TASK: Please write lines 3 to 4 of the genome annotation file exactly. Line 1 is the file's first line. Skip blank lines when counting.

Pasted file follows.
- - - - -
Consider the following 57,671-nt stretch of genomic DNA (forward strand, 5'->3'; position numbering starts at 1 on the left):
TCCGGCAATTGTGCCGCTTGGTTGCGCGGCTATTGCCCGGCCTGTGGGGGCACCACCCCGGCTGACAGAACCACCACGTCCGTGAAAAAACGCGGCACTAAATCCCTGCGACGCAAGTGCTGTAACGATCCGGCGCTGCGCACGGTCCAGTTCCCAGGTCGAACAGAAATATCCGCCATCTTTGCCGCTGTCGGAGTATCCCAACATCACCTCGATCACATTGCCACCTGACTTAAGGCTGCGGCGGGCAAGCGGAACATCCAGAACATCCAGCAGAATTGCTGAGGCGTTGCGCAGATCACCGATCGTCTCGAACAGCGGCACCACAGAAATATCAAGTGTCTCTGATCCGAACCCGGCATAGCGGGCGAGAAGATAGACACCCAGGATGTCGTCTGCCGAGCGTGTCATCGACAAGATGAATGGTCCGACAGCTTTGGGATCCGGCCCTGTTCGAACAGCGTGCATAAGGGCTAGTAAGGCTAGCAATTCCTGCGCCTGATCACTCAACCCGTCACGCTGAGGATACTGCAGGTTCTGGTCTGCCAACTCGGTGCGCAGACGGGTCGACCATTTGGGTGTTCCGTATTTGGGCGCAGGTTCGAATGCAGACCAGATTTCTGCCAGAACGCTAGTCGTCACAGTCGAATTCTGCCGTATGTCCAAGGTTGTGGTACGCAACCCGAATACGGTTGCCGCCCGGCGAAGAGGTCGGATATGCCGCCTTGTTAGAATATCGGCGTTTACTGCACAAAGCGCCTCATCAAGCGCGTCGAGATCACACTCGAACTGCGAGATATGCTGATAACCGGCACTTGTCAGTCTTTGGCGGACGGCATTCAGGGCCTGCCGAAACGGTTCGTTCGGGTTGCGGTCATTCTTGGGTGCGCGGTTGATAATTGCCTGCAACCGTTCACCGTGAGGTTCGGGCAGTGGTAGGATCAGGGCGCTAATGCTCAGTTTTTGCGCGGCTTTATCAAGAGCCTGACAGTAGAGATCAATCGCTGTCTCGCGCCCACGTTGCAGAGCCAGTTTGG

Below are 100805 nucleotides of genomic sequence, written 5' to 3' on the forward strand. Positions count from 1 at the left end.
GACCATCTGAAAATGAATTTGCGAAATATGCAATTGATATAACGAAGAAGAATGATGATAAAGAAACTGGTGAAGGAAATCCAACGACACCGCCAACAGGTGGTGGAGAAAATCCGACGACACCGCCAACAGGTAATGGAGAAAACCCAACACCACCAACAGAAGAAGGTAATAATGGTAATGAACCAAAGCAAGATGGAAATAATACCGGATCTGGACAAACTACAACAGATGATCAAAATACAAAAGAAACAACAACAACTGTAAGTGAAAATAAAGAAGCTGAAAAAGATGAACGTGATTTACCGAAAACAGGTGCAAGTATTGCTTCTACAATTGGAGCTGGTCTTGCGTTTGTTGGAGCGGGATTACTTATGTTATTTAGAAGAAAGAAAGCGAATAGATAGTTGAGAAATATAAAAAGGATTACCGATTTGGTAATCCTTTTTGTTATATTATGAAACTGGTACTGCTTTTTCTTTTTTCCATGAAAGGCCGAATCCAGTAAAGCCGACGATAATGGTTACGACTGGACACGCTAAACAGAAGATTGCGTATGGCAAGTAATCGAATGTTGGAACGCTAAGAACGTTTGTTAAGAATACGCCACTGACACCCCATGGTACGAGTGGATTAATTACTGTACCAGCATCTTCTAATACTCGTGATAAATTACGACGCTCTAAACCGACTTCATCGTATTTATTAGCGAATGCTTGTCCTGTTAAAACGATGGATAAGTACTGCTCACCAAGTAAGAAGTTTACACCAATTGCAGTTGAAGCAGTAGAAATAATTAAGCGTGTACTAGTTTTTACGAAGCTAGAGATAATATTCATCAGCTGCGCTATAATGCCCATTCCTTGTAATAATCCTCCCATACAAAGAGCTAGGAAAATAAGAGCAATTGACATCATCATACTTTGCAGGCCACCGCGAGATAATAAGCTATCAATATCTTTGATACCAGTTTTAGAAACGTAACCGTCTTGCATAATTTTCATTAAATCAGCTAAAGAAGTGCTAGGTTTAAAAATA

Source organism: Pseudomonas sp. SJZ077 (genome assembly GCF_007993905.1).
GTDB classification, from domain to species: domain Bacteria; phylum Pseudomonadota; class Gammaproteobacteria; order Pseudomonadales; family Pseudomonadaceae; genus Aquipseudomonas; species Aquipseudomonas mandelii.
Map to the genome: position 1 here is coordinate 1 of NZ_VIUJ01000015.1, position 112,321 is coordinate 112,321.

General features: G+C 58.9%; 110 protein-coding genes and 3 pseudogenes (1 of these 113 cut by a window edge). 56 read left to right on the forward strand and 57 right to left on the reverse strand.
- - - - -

Below are 100805 nucleotides of genomic sequence, written 5' to 3' on the forward strand. Positions count from 1 at the left end.
GACCATCTGAAAATGAATTTGCGAAATATGCAATTGATATAACGAAGAAGAATGATGATAAAGAAACTGGTGAAGGAAATCCAACGACACCGCCAACAGGTGGTGGAGAAAATCCGACGACACCGCCAACAGGTAATGGAGAAAACCCAACACCACCAACAGAAGAAGGTAATAATGGTAATGAACCAAAGCAAGATGGAAATAATACCGGATCTGGACAAACTACAACAGATGATCAAAATACAAAAGAAACAACAACAACTGTAAGTGAAAATAAAGAAGCTGAAAAAGATGAACGTGATTTACCGAAAACAGGTGCAAGTATTGCTTCTACAATTGGAGCTGGTCTTGCGTTTGTTGGAGCGGGATTACTTATGTTATTTAGAAGAAAGAAAGCGAATAGATAGTTGAGAAATATAAAAAGGATTACCGATTTGGTAATCCTTTTTGTTATATTATGAAACTGGTACTGCTTTTTCTTTTTTCCATGAAAGGCCGAATCCAGTAAAGCCGACGATAATGGTTACGACTGGACACGCTAAACAGAAGATTGCGTATGGCAAGTAATCGAATGTTGGAACGCTAAGAACGTTTGTTAAGAATACGCCACTGACACCCCATGGTACGAGTGGATTAATTACTGTACCAGCATCTTCTAATACTCGTGATAAATTACGACGCTCTAAACCGACTTCATCGTATTTATTAGCGAATGCTTGTCCTGTTAAAACGATGGATAAGTACTGCTCACCAAGTAAGAAGTTTACACCAATTGCAGTTGAAGCAGTAGAAATAATTAAGCGTGTACTAGTTTTTACGAAGCTAGAGATAATATTCATCAGCTGCGCTATAATGCCCATTCCTTGTAATAATCCTCCCATACAAAGAGCTAGGAAAATAAGAGCAATTGACATCATCATACTTTGCAGGCCACCGCGAGATAATAAGCTATCAATATCTTTGATACCAGTTTTAGAAACGTAACCGTCTTGCATAATTTTCATTAAATCAGCTAAAGAAGTGCTAGGTTTAAAAATA